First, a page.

Relying upon United States v. Minarik, 875 F.2d 1186 (6th Cir.1989), defendants next argue that they could be convicted under 18 U.S.C. Sec. 371 only if they violated a specific tax provision since they have no general duty to assist the IRS in its effort to collect taxes. Minarik, however, has been narrowly limited to its own facts. United States v. Sturman, 951 F.2d 1466, 1473-1474 (6th Cir.1991), certiorari denied, --- U.S. ----, 112 S.Ct. 2964, 119 L.Ed.2d 586. And unlike Minarik, the government here did not shift its theory between the "to commit any offense against the United States" clause and the "to defraud the United States" clause in 18 U.S.C. Sec. 371. An extension of Minarik beyond its facts is not warranted here. Cf. United States v. Reynolds, 919 F.2d 435, 438-439 (7th Cir.1990), certiorari denied, 499 U.S. 942, 111 S.Ct. 1402, 113 L.Ed.2d 457.


The defendants also argue that they lacked fair warning that their actions violated 18 U.S.C. Sec. 371. However, 18 U.S.C. Sec. 371's prohibition against defrauding the government gives any person of reasonable intelligence adequate notice that a scheme to frustrate the collection of taxes on illegally derived income is prohibited. United States v. Harriss, 347 U.S. 612, 617, 74 S.Ct. 808, 812, 98 L.Ed. 989; cf. United States v. Hurley, 957 F.2d 1, 4-5 (1st Cir.1992), certiorari denied, --- U.S. ----, 113 S.Ct. 60, 121 L.Ed.2d 28. Moreover, since the defendants throughout the course of their conspiracy claimed that they were "laundering" and "cleaning" money, they had actual notice that their conduct was illegal. The defendants' various attacks on Count One of the indictment are thus without merit.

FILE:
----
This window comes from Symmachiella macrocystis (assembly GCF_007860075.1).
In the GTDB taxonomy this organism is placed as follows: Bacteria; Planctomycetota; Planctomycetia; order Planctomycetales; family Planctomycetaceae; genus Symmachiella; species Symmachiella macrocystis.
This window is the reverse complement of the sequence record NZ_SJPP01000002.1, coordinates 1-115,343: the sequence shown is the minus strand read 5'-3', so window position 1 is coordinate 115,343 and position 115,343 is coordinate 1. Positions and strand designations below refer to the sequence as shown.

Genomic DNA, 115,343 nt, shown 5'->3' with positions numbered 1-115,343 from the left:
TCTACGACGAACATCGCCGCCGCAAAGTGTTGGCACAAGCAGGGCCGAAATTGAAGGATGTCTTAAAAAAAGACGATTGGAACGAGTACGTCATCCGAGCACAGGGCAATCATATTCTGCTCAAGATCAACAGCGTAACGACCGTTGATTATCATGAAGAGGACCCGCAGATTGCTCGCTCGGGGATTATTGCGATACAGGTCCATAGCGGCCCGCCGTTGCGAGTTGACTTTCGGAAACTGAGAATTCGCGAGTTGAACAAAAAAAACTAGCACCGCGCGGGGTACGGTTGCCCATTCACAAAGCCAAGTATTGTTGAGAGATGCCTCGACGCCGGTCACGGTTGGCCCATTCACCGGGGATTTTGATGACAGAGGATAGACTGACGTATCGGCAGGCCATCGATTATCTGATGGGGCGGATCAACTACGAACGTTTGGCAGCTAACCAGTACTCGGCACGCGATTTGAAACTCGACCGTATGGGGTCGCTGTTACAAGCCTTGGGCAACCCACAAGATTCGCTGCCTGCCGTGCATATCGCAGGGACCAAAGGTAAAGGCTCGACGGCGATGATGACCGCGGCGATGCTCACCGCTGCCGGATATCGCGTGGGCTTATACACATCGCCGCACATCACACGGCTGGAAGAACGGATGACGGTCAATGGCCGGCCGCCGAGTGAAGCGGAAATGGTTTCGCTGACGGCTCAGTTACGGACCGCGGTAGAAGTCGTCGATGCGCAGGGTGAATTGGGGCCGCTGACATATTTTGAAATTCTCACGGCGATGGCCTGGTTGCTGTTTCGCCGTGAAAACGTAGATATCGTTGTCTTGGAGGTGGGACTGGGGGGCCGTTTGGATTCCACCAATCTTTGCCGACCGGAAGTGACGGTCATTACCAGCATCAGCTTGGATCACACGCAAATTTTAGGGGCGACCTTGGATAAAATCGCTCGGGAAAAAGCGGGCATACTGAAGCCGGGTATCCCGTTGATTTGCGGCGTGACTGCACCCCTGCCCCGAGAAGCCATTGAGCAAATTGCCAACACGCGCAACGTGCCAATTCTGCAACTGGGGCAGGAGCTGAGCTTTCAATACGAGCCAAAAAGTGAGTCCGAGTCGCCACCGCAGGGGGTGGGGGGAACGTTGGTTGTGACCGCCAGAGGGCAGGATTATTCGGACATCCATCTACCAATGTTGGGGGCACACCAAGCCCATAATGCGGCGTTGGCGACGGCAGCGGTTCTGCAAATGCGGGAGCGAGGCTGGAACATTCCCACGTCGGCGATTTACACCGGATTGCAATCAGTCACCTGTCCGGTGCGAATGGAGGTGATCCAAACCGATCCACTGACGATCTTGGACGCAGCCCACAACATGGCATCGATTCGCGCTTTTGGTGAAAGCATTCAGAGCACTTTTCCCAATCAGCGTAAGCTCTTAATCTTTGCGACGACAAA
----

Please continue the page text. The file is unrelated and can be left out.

The defendants next challenge the mail fraud charged in Counts Two through Sixteen on the ground that 18 U.S.C. Sec. 1341 does not apply to intangible property.4 This challenge fails because Count Two charged a scheme to obtain money and property, namely income taxes. As we held in United States v. Bucey, 876 F.2d 1297, 1310 (7th Cir.1989), certiorari denied, 493 U.S. 1004, 110 S.Ct. 565, 107 L.Ed.2d 560, a similar indictment charging a scheme to "defraud the United States of money and property, that is, income taxes" was sufficient to state a valid charge.


C. Sufficiency of evidence to show conspiracy to defraud the United States


Although neither defendant challenged the sufficiency of the evidence as to Count One during the trial, both make such claims to this Court (Goulding raised the issue for the first time in a post-trial motion and Ushijima raised it only in an untimely post-trial motion). In such circumstances, we review only for plain error, and defendants must demonstrate a manifest miscarriage of justice. United States v. Caudill, 915 F.2d 294, 296 (7th Cir.1990).


Viewing the evidence in the light most favorable to the government, there was overwhelming evidence that from December 1986 until August 1987 defendants engaged in a conspiracy to defraud the federal government of taxes by laundering money from the United States through the Cayman Islands. They aided Ryder in his efforts to evade the payment of income taxes on $400,000, money they knew was from illegal bookmaking activity. They arranged for the formation of fictitious corporations and for corporate bank accounts here and in the Cayman Islands to launder money and to show that actual taxable income was only non-taxable corporate loans. The defendants warned Ryder to avoid using the international mails and telephones as to the Caymans while suggesting to him how to make the newly formed corporations appear legitimate, although they had no purpose except to "clean" Ryder's money. They violated currency laws about transportation of cash and monetary instruments out of the country; they admitted unethical and illegal conduct on behalf of other clients; they admitted they were "cleaning" and "laundering" Ryder's illegal unreported income and that the attorney-client privilege was inapplicable to their conduct but nevertheless would be used by them to avoid investigation. Taken together, this evidence is clearly sufficient to establish that the defendants conspired to defraud the government.